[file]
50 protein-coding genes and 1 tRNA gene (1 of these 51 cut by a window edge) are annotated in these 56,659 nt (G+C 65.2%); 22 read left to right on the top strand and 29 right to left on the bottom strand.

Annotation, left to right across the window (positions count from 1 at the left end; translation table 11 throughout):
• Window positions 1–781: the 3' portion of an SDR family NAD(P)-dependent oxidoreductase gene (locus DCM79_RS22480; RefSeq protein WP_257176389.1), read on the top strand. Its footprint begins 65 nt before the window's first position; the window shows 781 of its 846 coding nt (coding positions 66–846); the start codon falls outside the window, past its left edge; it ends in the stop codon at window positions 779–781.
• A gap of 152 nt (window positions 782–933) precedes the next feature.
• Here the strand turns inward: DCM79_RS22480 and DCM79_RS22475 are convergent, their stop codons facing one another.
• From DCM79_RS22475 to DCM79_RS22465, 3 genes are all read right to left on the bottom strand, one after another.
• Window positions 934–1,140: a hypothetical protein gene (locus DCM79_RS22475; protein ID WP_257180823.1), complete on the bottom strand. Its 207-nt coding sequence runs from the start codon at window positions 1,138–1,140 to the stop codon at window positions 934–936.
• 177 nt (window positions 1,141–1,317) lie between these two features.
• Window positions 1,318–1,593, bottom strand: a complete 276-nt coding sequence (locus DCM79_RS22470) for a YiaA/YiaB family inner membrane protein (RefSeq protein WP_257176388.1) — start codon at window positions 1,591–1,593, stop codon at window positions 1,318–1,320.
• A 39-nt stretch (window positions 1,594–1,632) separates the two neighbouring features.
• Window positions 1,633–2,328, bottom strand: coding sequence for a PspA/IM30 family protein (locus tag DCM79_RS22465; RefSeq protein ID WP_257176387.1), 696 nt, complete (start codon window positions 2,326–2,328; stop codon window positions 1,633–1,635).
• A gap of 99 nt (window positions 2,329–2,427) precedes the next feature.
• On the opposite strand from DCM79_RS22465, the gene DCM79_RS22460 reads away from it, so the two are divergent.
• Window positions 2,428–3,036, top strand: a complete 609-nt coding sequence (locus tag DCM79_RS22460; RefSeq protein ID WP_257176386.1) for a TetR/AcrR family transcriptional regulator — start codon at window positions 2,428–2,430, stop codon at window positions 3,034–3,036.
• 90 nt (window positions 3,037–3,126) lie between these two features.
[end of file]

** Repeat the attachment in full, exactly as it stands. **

50 protein-coding genes and 1 tRNA gene (1 of these 51 cut by a window edge) are annotated in these 56,659 nt (G+C 65.2%); 22 read left to right on the top strand and 29 right to left on the bottom strand.

Annotation, left to right across the window (positions count from 1 at the left end; translation table 11 throughout):
• Window positions 1–781: the 3' portion of an SDR family NAD(P)-dependent oxidoreductase gene (locus DCM79_RS22480; RefSeq protein WP_257176389.1), read on the top strand. Its footprint begins 65 nt before the window's first position; the window shows 781 of its 846 coding nt (coding positions 66–846); the start codon falls outside the window, past its left edge; it ends in the stop codon at window positions 779–781.
• A gap of 152 nt (window positions 782–933) precedes the next feature.
• Here the strand turns inward: DCM79_RS22480 and DCM79_RS22475 are convergent, their stop codons facing one another.
• From DCM79_RS22475 to DCM79_RS22465, 3 genes are all read right to left on the bottom strand, one after another.
• Window positions 934–1,140: a hypothetical protein gene (locus DCM79_RS22475; protein ID WP_257180823.1), complete on the bottom strand. Its 207-nt coding sequence runs from the start codon at window positions 1,138–1,140 to the stop codon at window positions 934–936.
• 177 nt (window positions 1,141–1,317) lie between these two features.
• Window positions 1,318–1,593, bottom strand: a complete 276-nt coding sequence (locus DCM79_RS22470) for a YiaA/YiaB family inner membrane protein (RefSeq protein WP_257176388.1) — start codon at window positions 1,591–1,593, stop codon at window positions 1,318–1,320.
• A 39-nt stretch (window positions 1,594–1,632) separates the two neighbouring features.
• Window positions 1,633–2,328, bottom strand: coding sequence for a PspA/IM30 family protein (locus tag DCM79_RS22465; RefSeq protein ID WP_257176387.1), 696 nt, complete (start codon window positions 2,326–2,328; stop codon window positions 1,633–1,635).
• A gap of 99 nt (window positions 2,329–2,427) precedes the next feature.
• On the opposite strand from DCM79_RS22465, the gene DCM79_RS22460 reads away from it, so the two are divergent.
• Window positions 2,428–3,036, top strand: a complete 609-nt coding sequence (locus tag DCM79_RS22460; RefSeq protein ID WP_257176386.1) for a TetR/AcrR family transcriptional regulator — start codon at window positions 2,428–2,430, stop codon at window positions 3,034–3,036.
• 90 nt (window positions 3,037–3,126) lie between these two features.